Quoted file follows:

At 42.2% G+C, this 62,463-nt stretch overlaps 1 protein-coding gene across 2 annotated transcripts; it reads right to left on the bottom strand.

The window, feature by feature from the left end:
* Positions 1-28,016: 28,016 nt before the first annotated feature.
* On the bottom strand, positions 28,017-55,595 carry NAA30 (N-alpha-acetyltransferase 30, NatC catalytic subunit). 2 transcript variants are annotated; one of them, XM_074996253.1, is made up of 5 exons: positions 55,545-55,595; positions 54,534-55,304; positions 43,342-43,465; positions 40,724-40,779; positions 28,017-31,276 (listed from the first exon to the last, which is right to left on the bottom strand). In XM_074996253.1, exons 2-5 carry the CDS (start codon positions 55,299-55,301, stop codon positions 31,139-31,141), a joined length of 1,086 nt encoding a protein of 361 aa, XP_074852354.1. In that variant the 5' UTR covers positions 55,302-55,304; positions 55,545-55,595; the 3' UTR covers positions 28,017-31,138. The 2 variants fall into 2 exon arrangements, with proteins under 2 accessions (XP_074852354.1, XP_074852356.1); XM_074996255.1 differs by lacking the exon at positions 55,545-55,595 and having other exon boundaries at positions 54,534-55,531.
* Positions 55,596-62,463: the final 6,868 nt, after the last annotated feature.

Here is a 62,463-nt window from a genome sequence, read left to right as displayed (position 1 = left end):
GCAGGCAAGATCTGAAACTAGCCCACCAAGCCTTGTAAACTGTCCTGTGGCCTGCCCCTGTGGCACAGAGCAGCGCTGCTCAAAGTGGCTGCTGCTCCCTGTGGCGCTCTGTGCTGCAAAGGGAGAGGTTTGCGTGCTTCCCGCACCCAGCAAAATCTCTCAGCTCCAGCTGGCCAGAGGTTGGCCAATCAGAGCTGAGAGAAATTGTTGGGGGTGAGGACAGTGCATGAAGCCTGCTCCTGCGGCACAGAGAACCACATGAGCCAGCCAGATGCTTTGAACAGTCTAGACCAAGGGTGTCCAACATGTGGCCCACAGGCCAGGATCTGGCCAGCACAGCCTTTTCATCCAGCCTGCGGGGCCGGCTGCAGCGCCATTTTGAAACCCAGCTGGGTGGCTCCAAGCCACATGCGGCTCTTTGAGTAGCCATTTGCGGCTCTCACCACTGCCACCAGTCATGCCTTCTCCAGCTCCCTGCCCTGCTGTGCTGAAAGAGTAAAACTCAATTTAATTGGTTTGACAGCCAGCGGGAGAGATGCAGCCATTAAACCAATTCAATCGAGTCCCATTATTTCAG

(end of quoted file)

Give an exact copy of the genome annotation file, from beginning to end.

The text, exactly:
At 42.2% G+C, this 62,463-nt stretch overlaps 1 protein-coding gene across 2 annotated transcripts; it reads right to left on the bottom strand.

The window, feature by feature from the left end:
* Positions 1-28,016: 28,016 nt before the first annotated feature.
* On the bottom strand, positions 28,017-55,595 carry NAA30 (N-alpha-acetyltransferase 30, NatC catalytic subunit). 2 transcript variants are annotated; one of them, XM_074996253.1, is made up of 5 exons: positions 55,545-55,595; positions 54,534-55,304; positions 43,342-43,465; positions 40,724-40,779; positions 28,017-31,276 (listed from the first exon to the last, which is right to left on the bottom strand). In XM_074996253.1, exons 2-5 carry the CDS (start codon positions 55,299-55,301, stop codon positions 31,139-31,141), a joined length of 1,086 nt encoding a protein of 361 aa, XP_074852354.1. In that variant the 5' UTR covers positions 55,302-55,304; positions 55,545-55,595; the 3' UTR covers positions 28,017-31,138. The 2 variants fall into 2 exon arrangements, with proteins under 2 accessions (XP_074852354.1, XP_074852356.1); XM_074996255.1 differs by lacking the exon at positions 55,545-55,595 and having other exon boundaries at positions 54,534-55,531.
* Positions 55,596-62,463: the final 6,868 nt, after the last annotated feature.

Here is a 62,463-nt window from a genome sequence, read left to right as displayed (position 1 = left end):
GCAGGCAAGATCTGAAACTAGCCCACCAAGCCTTGTAAACTGTCCTGTGGCCTGCCCCTGTGGCACAGAGCAGCGCTGCTCAAAGTGGCTGCTGCTCCCTGTGGCGCTCTGTGCTGCAAAGGGAGAGGTTTGCGTGCTTCCCGCACCCAGCAAAATCTCTCAGCTCCAGCTGGCCAGAGGTTGGCCAATCAGAGCTGAGAGAAATTGTTGGGGGTGAGGACAGTGCATGAAGCCTGCTCCTGCGGCACAGAGAACCACATGAGCCAGCCAGATGCTTTGAACAGTCTAGACCAAGGGTGTCCAACATGTGGCCCACAGGCCAGGATCTGGCCAGCACAGCCTTTTCATCCAGCCTGCGGGGCCGGCTGCAGCGCCATTTTGAAACCCAGCTGGGTGGCTCCAAGCCACATGCGGCTCTTTGAGTAGCCATTTGCGGCTCTCACCACTGCCACCAGTCATGCCTTCTCCAGCTCCCTGCCCTGCTGTGCTGAAAGAGTAAAACTCAATTTAATTGGTTTGACAGCCAGCGGGAGAGATGCAGCCATTAAACCAATTCAATCGAGTCCCATTATTTCAG